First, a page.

Federal Way's economic action from 1996-2040 | Hobbs

Consider how the economy and culture have transformed since 1996.

That was before the dot-com bust, before 9/11, before the War on Terror, before two serious recessions, before the real estate bubble, and before the Internet fundamentally shifted the way we live and do business.

Even in 1996, Federal Way explored options for an economic savior like a downtown performing arts center. The city had been trying for years to build such a project, according to a 1996 report in the Seattle Times.

Fast forward to 2013. The city council has decided to move forward on a performing arts and conference center (PACC) for about $32 million. Federal Way Mayor Skip Priest is calling on the city to build “transformational” projects that “create critical mass to stimulate urban development.”

In 2013, Priest consistently references a memo he wrote in 1996. The memo regurgitates what he learned at a 1996 retreat on city design issues.

“It is equally clear to me that it is time that we seriously address the issue of the city’s image,” Priest wrote in 1996, describing the reactions to Federal Way’s then-dismal downtown. He urged city leaders to avoid “fragmented investment decisions that fail to leverage scarce resources, fail to energize the community, and instead develop a lack of public trust.”

In 1996, Priest was a city councilman who was appointed mayor for a two-year term in a mostly ceremonial position. After that, he served a few years in the Legislature. But 14 years later, in 2010, he became the city’s first elected mayor with an actual responsibility to run the government.

Consider Priest’s previous calls for economic action:

• As a candidate in October 2010, Priest was asked how he planned to create jobs in Federal Way as mayor: “You have to have a city that responds to small businesses and new businesses that are reaching out and saying we need help.” At that forum, he said revitalization of the city center is “based on a plan I created 15 years ago.”

• In September 2010, during the campaign, Priest wrote: “As mayor, I will aggressively pursue economic development opportunities using my many existing relationships with local and regional business leaders.”

• The mayor’s State of the City 2011: “The civic center discussion is about economic development,” he said, adding that the project would be a catalyst for downtown and move the city forward.

• State of the City 2012: “I believe the Crystal Palace is the type of transformative project to shift our downtown,” said Priest, confident that the developers would secure funding for the now-defunct project. “We can’t afford to be left behind in economic development. … We won’t sit on our hands and wait for something to happen.”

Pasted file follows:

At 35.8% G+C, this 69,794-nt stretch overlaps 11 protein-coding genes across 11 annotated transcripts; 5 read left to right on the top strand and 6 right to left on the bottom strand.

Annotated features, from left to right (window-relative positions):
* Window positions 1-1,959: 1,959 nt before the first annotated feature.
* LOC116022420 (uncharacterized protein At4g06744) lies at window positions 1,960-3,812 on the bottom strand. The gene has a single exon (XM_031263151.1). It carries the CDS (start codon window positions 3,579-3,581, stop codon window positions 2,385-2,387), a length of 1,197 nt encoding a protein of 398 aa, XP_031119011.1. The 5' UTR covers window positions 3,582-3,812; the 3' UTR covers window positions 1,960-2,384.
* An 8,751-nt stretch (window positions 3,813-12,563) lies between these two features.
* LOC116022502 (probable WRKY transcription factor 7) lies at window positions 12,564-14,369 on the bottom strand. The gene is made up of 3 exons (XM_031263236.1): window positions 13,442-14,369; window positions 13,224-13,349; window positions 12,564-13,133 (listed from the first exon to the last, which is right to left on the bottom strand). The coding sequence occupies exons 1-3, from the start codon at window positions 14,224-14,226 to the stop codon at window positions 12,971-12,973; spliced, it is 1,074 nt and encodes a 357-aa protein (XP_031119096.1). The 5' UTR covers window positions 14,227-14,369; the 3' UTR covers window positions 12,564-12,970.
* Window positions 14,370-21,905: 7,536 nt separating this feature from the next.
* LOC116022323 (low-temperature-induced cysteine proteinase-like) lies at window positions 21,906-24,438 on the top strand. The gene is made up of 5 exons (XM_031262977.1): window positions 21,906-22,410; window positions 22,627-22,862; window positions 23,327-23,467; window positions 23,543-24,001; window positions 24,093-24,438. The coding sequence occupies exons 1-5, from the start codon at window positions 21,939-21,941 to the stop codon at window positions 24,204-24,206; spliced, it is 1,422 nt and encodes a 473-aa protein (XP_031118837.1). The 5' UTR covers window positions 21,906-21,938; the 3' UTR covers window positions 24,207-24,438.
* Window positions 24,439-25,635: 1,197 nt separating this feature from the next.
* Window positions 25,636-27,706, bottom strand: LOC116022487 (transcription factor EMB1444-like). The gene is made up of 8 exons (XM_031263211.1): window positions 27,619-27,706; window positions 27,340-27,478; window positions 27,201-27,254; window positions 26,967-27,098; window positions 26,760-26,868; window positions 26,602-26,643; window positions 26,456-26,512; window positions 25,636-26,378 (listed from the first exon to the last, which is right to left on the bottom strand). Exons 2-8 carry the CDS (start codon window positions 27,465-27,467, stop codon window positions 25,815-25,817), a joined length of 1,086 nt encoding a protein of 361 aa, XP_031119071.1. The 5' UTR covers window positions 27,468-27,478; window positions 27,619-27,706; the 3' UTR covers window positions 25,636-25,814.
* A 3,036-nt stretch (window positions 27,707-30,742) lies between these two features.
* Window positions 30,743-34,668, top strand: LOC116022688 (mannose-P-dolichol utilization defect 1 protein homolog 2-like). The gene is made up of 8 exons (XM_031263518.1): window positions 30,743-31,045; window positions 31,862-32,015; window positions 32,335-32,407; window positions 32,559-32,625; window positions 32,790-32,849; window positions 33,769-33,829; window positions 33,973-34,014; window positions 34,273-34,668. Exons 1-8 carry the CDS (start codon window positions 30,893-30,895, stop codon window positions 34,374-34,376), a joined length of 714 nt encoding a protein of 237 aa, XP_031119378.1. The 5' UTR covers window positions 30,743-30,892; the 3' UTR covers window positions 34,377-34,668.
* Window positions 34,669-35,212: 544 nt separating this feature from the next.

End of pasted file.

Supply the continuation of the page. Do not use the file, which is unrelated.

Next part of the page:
• State of the City 2013: “We know that if we just continue doing what we’ve been doing, we won’t realize the vision of a vibrant downtown,” he said.

Looking ahead, the State of the City 2014 could sound something like this: “The city hopes to move forward with a performing arts center. This will be a transformational project that stimulates economic development in downtown Federal Way.”

From the State of the City 2015: “Federal Way must compete on the regional stage. The time to act is now. We need to transform our vacant downtown core to a family-friendly destination, just like I called for in 1996.”

Preview of the State of the City 2040: “The Puget Sound region has grown by more than 1.7 million people since 2013. About 369,000 people, which is 22 percent of that growth, have settled in Kent, Auburn, Renton, Kirkland and Redmond. Unlike those cities, Federal Way lacked the foresight to nurture and attract high-tech and aerospace manufacturers, who supply most of the high-paying jobs in the region today. Downtown revitalization is crucial to Federal Way’s economic well-being. We must move forward on a performing arts center, which will act as a catalyst for economic development downtown. We must keep up with the times or get left behind. After all, this isn’t 1996.”


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